Hyperglycemia-triggered vascular abnormalities are the most serious complications of diabetes mellitus (DM). The major cause of vascular dysfunction in DM is endothelial injury and dysfunction associated with the reduced number and dysfunction of endothelial progenitor cells (EPCs). A major challenge is to identify key regulators of EPCs to restore DM-associated vascular dysfunction. We show that EPCs from heterozygous knockout Aggf1+/− mice presented with impairment of proliferation, migration, angiogenesis, and transendothelial migration as in hyperglycemic mice fed a high-fat diet (HFD) or db/db mice. The number of EPCs from Aggf1+/− mice was significantly reduced. Ex vivo, AGGF1 protein can fully reverse all damaging effects of hyperglycemia on EPCs. In vivo, transplantation of AGGF1-primed EPCs successfully restores blood flow and blocks tissue necrosis and ambulatory impairment in HFD-induced hyperglycemic mice or db/db mice with diabetic hindlimb ischemia. Mechanistically, AGGF1 activates AKT, reduces nuclear localization of Fyn, which increases the nuclear level of Nrf2 and expression of antioxidative genes, and inhibits reactive oxygen species generation. These results suggest that Aggf1 is required for essential function of EPCs, AGGF1 fully reverses the damaging effects of hyperglycemia on EPCs, and AGGF1 priming of EPCs is a novel treatment modality for vascular complications in DM.
Diabetes mellitus (DM) is a chronic metabolic disorder; however, hyperglycemia-triggered vascular abnormalities, including cardiovascular disease and diabetic peripheral artery disease, are the most serious complications, contributing to numerous deaths, diabetic foot wounds, and lower-extremity amputation (1–3). The major causes of vascular dysfunction in DM are endothelial injury and dysfunctions associated with the reduced number and dysfunction of endothelial progenitor cells (EPCs) (4,5).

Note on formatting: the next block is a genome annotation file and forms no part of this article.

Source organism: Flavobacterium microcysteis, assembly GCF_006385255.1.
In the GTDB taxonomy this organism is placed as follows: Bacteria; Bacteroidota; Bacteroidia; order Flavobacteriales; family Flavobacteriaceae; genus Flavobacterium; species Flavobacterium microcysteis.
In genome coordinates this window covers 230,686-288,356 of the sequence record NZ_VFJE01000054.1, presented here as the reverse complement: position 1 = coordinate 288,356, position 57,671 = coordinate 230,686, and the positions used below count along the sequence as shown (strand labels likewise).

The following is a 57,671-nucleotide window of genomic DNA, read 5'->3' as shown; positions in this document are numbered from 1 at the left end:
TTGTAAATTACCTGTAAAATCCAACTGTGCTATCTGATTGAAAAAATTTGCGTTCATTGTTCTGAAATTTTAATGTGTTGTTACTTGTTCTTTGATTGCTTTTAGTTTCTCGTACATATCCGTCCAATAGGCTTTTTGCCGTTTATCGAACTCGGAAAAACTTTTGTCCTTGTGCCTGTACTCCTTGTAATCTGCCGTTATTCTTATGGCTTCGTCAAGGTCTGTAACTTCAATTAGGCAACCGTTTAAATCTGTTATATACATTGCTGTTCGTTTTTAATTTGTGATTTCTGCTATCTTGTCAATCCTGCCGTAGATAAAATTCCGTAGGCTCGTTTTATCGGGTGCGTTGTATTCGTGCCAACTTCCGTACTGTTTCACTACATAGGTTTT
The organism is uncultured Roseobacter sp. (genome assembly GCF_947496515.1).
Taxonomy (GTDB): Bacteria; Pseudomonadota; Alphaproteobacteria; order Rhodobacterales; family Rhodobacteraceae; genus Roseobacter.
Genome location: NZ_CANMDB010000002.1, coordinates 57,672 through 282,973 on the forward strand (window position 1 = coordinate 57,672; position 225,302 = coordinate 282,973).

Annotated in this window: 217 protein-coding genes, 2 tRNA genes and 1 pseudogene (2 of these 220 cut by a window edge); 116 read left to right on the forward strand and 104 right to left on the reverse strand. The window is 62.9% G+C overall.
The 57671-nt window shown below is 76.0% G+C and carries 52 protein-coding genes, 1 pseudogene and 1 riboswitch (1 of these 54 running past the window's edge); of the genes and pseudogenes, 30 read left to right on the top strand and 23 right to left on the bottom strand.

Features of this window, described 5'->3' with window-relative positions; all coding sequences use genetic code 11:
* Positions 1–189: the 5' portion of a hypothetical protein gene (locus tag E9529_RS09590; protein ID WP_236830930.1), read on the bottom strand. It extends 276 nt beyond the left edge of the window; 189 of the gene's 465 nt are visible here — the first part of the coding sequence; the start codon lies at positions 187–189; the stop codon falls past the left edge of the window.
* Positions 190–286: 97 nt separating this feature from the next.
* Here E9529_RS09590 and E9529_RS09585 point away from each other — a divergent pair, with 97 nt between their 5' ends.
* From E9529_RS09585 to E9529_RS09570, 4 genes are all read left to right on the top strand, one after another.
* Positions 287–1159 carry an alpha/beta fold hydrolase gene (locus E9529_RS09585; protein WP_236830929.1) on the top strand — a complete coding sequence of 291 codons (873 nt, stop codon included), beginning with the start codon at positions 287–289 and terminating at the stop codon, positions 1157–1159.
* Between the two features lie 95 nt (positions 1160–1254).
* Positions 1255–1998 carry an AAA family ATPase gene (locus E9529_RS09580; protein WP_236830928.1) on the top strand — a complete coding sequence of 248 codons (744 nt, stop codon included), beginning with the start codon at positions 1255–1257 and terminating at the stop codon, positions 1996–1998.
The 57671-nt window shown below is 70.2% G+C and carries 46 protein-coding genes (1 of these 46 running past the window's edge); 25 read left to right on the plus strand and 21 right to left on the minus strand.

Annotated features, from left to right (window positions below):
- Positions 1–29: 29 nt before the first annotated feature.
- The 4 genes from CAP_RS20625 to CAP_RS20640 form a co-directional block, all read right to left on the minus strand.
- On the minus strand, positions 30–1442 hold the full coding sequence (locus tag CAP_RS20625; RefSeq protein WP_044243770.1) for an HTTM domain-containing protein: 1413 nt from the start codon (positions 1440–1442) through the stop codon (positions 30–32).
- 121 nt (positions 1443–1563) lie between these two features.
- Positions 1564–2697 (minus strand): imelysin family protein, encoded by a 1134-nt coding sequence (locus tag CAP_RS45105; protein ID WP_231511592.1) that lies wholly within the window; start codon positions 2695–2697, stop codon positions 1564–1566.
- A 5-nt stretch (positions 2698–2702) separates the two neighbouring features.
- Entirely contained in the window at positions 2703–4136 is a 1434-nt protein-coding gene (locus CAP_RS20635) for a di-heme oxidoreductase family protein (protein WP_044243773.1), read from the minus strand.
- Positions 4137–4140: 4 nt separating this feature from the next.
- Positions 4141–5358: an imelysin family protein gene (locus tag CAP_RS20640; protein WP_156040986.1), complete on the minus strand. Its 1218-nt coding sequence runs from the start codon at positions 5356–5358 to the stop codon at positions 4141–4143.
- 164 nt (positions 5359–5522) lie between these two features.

EPCs are progenitors of endothelial cells (ECs) and have the potential to proliferate, migrate, home into the disrupted endothelium, and differentiate into ECs to maintain endothelium integrity, restore endothelial dysfunction, promote neovascularization, and repair damaged vessels (5–8). Implantation of EPCs has emerged as a potential therapy for myocardial ischemia, brain ischemia, and pulmonary embolism (9,10). However, the efficacy of a therapy using EPC implantation for diabetic vascular complications is uncertain (11). In particular, autologous EPC transplantation may not work efficiently because of the impaired function of such EPCs in DM by hyperglycemia (4,5,11). Therefore, a major challenge for the next decades will be to identify key regulatory factors and mechanisms for EPC dysfunction in patients with DM and to develop strategies that can restore the angiogenic activity of EPCs in DM and increase the number (proliferation), migration, and homing of EPCs to injury sites for efficient vascular repair.
AGGF1 is a 714-amino acid angiogenic factor with an FHA domain and G-patch domain and plays a pivotal role in vasculogenesis, specification of venous ECs, angiogenesis, and vascular development (12–15). We have shown that Aggf1 is the most upstream regulator for differentiation of hemangioblasts from the mesoderm in zebrafish (16). Hemangioblasts are multipotent progenitors for hematopoietic stem cells, EPCs, ECs, and blood cells (17). Therefore, it is possible that Aggf1 plays an important role in the development and differentiation of EPCs in mice. In this study, we characterized the potential effects of Aggf1 on function of EPCs and assessed whether AGGF1-primed EPCs have therapeutic potential for the treatment of vascular abnormalities associated with DM.
Research Design and Methods
Wild-type (WT) C57BL/6J mice and db/db mice (The Jackson Laboratory) were used in the study. Aggf1+/− knockout (KO) mice with exons 2–11 deleted were described previously (13). Because homozygous Aggf1−/− KO mice die before embryonic day 8.5, heterozygous Aggf1+/− KO mice were studied. All animal procedures were approved by the ethics committee at Huazhong University of Science and Technology. A high-fat diet (HFD)–induced mouse model for type 2 DM (T2DM) was developed as previously described (18). Male C57BL/6J mice fed an HFD or db/db mice were used to create a hindlimb ischemia model associated with T2DM by ligation of the femoral artery with 6-0 Ethilon sutures as described previously by us and others (15).
Isolation and Culture of Bone Marrow–Derived EPCs